HabitatCardamom plants grow untamed in parts of the torrential rain forests of the Western Ghats in southern India. This area has been known as the Cardamom Hills, and in anticipation of just 200 years ago wild plants from these hills supplied the most of the world's supply of cardamom. The fruits have been sold and bought in India for at least 1000 years. Cardamom was known as the Queen of Spices, with black pepper being the King. The Leaves of the plant are dark green, long and sword-shaped. The underside is paler and may have a casing of tiny hairs. The Flowers of the plant are on a long flowering stalk which can grow to more than 1 m long. They are both male and female and are pale green. One of the petals is white and streaked with violet. The fruits of the plant are pale green to yellow in color and have elongated oval-shape. Each fruit has 3 cavity filled with small aromatic seeds, each about 3 mm long. The fruits and seeds dry to a straw-brown color and are widely used as flavoring.
UsesAll the forms of cardamom are used as flavoring agents in both food and drink, as cooking spices and as a medicine.
Cooking, Food and Drink
Cardamom has a physically powerful, inimitable taste, with a powerfully sweet-smelling, resinous fragrance. Black cardamom has a noticeably more smoky, though not bitter, smell, with a coolness. Some consider it similar to mint. Green cardamom is one of the expensive spices by mass, but slight amount is sufficient to impart its flavor. It is best stocked up in pod form because once the seeds are out in the open air then they hastily lose their flavor. However, high-quality earth cardamom is often more readily and cheaply available and is an adequate substitute. For recipes requiring whole cardamom pods, a generally conventional equivalent is 10 pods equal 1½ teaspoons of ground cardamom.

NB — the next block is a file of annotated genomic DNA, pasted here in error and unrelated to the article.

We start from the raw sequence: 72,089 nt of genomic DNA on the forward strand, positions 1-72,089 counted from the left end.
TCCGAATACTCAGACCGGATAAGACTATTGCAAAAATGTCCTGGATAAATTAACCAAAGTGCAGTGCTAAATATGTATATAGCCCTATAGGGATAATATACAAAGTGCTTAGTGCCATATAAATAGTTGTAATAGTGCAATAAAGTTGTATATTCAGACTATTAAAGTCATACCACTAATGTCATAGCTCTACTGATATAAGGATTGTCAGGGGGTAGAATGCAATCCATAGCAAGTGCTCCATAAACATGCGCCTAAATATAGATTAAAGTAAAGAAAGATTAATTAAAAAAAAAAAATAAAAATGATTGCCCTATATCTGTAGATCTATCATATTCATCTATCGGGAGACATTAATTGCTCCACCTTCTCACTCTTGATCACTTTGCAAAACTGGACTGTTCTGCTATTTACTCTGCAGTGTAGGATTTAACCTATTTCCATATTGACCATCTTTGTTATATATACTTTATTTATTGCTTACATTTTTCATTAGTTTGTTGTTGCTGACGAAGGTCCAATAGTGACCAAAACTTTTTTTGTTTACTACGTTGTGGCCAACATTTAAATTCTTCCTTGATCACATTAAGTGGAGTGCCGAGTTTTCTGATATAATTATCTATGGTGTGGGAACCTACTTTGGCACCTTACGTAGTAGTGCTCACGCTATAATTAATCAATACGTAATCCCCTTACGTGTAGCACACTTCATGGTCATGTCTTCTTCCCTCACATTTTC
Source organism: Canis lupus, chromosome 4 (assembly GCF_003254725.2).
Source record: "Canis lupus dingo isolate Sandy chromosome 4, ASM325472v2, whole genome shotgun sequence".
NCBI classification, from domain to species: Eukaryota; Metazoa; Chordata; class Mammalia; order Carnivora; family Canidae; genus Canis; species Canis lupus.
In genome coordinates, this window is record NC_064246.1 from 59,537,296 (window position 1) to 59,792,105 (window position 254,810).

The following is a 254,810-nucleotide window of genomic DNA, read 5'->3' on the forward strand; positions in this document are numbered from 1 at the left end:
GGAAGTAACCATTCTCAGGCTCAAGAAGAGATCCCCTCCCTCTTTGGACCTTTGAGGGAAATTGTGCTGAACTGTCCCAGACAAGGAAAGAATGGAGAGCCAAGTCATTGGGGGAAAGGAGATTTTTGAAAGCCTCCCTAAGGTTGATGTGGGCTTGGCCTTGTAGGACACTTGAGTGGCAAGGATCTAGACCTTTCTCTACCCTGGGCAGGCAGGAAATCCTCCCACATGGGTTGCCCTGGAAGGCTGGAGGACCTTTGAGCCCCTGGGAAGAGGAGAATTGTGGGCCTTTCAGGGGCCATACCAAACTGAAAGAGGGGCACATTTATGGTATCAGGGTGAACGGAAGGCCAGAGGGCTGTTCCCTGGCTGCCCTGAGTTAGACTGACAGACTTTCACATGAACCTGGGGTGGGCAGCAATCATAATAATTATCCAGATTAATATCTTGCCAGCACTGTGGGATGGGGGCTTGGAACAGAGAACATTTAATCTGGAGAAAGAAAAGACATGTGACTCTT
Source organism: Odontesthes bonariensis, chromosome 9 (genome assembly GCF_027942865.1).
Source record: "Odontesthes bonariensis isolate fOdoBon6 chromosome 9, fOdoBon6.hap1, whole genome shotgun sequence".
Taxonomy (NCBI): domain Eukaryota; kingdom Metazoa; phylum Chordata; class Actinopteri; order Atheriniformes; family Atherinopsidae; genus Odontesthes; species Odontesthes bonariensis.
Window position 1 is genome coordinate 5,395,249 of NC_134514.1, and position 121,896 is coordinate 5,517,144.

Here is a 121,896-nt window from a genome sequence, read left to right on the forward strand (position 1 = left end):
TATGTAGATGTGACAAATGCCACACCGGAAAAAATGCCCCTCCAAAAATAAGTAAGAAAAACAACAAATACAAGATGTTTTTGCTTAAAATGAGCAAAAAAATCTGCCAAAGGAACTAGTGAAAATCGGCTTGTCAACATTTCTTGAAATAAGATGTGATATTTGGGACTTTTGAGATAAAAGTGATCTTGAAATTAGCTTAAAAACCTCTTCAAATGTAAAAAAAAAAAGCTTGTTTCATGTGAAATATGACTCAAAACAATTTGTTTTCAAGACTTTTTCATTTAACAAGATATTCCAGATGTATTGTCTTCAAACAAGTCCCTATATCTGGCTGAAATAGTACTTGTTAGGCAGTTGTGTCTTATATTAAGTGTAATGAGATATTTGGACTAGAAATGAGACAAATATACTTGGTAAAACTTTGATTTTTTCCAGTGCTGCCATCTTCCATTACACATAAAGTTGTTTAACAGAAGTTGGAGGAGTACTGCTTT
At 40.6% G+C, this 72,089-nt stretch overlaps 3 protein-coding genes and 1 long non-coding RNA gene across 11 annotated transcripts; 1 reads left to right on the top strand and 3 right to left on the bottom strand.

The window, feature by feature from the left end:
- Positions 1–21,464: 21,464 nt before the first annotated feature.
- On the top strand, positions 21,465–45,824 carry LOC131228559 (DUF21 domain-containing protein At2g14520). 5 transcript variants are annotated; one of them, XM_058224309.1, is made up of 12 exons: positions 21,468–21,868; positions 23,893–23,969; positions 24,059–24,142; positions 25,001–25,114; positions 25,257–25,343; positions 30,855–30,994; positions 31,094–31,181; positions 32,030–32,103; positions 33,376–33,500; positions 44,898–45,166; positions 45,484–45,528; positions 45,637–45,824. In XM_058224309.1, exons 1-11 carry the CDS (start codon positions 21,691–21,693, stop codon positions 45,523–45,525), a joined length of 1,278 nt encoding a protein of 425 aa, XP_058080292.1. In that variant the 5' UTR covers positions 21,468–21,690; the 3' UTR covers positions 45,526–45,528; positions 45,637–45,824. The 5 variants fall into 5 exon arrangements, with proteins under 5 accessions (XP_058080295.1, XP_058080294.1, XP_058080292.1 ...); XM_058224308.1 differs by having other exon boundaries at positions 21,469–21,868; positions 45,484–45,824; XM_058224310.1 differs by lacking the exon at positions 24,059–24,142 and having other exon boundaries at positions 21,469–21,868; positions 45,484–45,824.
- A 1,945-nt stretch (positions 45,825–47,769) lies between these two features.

It is a widespread component in Indian cooking and is often used in baking in Nordic countries, such as in the Finnish sweet bread pulla or in the Scandinavian bread Julekake. In the Middle East, green cardamom dust is used as a spice for sugary dishes, as well as a conventional flavoring in coffee and tea. Cardamom pods are ground together with coffee beans to make a powdered mixture of the two, which is boiled with water to make coffee. Cardamom is used to some extent in savory dishes. In some Middle Eastern nations, coffee and cardamom are habitually grounded in a wooden mortar, a mihbaj, and cooked together in a skillet, a mehmas, over wood or gas, to create mixtures as much as 40% cardamom.
In South Asia, green cardamom is frequently used in conventional Indian sweets and in masala Chai. Black cardamom is occasionally used in garam masala for curries. It is occasionally used as a garnishing agent in basmati rice and other dishes. It is often referred to as fat cardamom due to its dimension. An entity of seeds is sometimes chewed and used in much the same way as a chewing gum; it is even used by Wrigley's ('Eclipse Breeze Exotic Mint') where it states "with cardamom neutralize the toughest breath odors." It has been known to be used for gin making too.